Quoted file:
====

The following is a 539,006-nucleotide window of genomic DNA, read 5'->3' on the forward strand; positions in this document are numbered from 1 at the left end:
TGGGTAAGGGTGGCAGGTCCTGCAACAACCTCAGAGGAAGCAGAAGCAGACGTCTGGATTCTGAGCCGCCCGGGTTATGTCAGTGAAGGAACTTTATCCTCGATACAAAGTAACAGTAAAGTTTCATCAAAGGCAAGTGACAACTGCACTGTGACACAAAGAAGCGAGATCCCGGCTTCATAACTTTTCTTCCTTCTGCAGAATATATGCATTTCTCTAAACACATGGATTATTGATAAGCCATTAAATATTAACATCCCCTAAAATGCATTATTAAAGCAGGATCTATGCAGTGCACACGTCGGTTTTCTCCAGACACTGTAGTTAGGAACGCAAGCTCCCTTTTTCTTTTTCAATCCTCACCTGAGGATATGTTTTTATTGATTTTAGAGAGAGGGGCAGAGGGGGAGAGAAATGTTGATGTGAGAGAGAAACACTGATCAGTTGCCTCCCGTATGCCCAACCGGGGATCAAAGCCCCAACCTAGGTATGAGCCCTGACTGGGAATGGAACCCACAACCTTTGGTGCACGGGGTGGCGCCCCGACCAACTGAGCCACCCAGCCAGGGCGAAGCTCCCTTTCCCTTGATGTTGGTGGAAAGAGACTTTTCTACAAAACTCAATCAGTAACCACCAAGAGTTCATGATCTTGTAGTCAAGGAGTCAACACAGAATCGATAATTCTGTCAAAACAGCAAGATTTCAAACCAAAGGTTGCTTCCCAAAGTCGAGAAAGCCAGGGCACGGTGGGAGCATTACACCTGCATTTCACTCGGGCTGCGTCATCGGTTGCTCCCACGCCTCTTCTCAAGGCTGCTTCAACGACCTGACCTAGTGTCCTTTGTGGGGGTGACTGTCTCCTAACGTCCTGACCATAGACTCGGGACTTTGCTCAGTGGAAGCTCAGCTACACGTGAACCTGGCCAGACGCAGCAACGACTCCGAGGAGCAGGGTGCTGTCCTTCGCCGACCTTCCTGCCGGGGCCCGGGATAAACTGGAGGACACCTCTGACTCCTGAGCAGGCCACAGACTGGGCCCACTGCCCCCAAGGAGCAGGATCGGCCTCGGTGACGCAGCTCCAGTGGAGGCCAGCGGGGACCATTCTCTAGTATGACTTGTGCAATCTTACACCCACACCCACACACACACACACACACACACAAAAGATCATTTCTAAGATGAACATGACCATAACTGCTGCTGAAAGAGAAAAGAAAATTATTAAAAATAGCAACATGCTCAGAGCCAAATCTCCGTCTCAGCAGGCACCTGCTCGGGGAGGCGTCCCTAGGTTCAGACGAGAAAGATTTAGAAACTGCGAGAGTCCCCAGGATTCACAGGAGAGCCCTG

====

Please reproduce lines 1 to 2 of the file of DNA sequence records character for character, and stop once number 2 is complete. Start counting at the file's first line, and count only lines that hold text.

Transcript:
The following is a 539,006-nucleotide window of genomic DNA, read 5'->3' on the forward strand; positions in this document are numbered from 1 at the left end:
TGGGTAAGGGTGGCAGGTCCTGCAACAACCTCAGAGGAAGCAGAAGCAGACGTCTGGATTCTGAGCCGCCCGGGTTATGTCAGTGAAGGAACTTTATCCTCGATACAAAGTAACAGTAAAGTTTCATCAAAGGCAAGTGACAACTGCACTGTGACACAAAGAAGCGAGATCCCGGCTTCATAACTTTTCTTCCTTCTGCAGAATATATGCATTTCTCTAAACACATGGATTATTGATAAGCCATTAAATATTAACATCCCCTAAAATGCATTATTAAAGCAGGATCTATGCAGTGCACACGTCGGTTTTCTCCAGACACTGTAGTTAGGAACGCAAGCTCCCTTTTTCTTTTTCAATCCTCACCTGAGGATATGTTTTTATTGATTTTAGAGAGAGGGGCAGAGGGGGAGAGAAATGTTGATGTGAGAGAGAAACACTGATCAGTTGCCTCCCGTATGCCCAACCGGGGATCAAAGCCCCAACCTAGGTATGAGCCCTGACTGGGAATGGAACCCACAACCTTTGGTGCACGGGGTGGCGCCCCGACCAACTGAGCCACCCAGCCAGGGCGAAGCTCCCTTTCCCTTGATGTTGGTGGAAAGAGACTTTTCTACAAAACTCAATCAGTAACCACCAAGAGTTCATGATCTTGTAGTCAAGGAGTCAACACAGAATCGATAATTCTGTCAAAACAGCAAGATTTCAAACCAAAGGTTGCTTCCCAAAGTCGAGAAAGCCAGGGCACGGTGGGAGCATTACACCTGCATTTCACTCGGGCTGCGTCATCGGTTGCTCCCACGCCTCTTCTCAAGGCTGCTTCAACGACCTGACCTAGTGTCCTTTGTGGGGGTGACTGTCTCCTAACGTCCTGACCATAGACTCGGGACTTTGCTCAGTGGAAGCTCAGCTACACGTGAACCTGGCCAGACGCAGCAACGACTCCGAGGAGCAGGGTGCTGTCCTTCGCCGACCTTCCTGCCGGGGCCCGGGATAAACTGGAGGACACCTCTGACTCCTGAGCAGGCCACAGACTGGGCCCACTGCCCCCAAGGAGCAGGATCGGCCTCGGTGACGCAGCTCCAGTGGAGGCCAGCGGGGACCATTCTCTAGTATGACTTGTGCAATCTTACACCCACACCCACACACACACACACACACACACAAAAGATCATTTCTAAGATGAACATGACCATAACTGCTGCTGAAAGAGAAAAGAAAATTATTAAAAATAGCAACATGCTCAGAGCCAAATCTCCGTCTCAGCAGGCACCTGCTCGGGGAGGCGTCCCTAGGTTCAGACGAGAAAGATTTAGAAACTGCGAGAGTCCCCAGGATTCACAGGAGAGCCCTG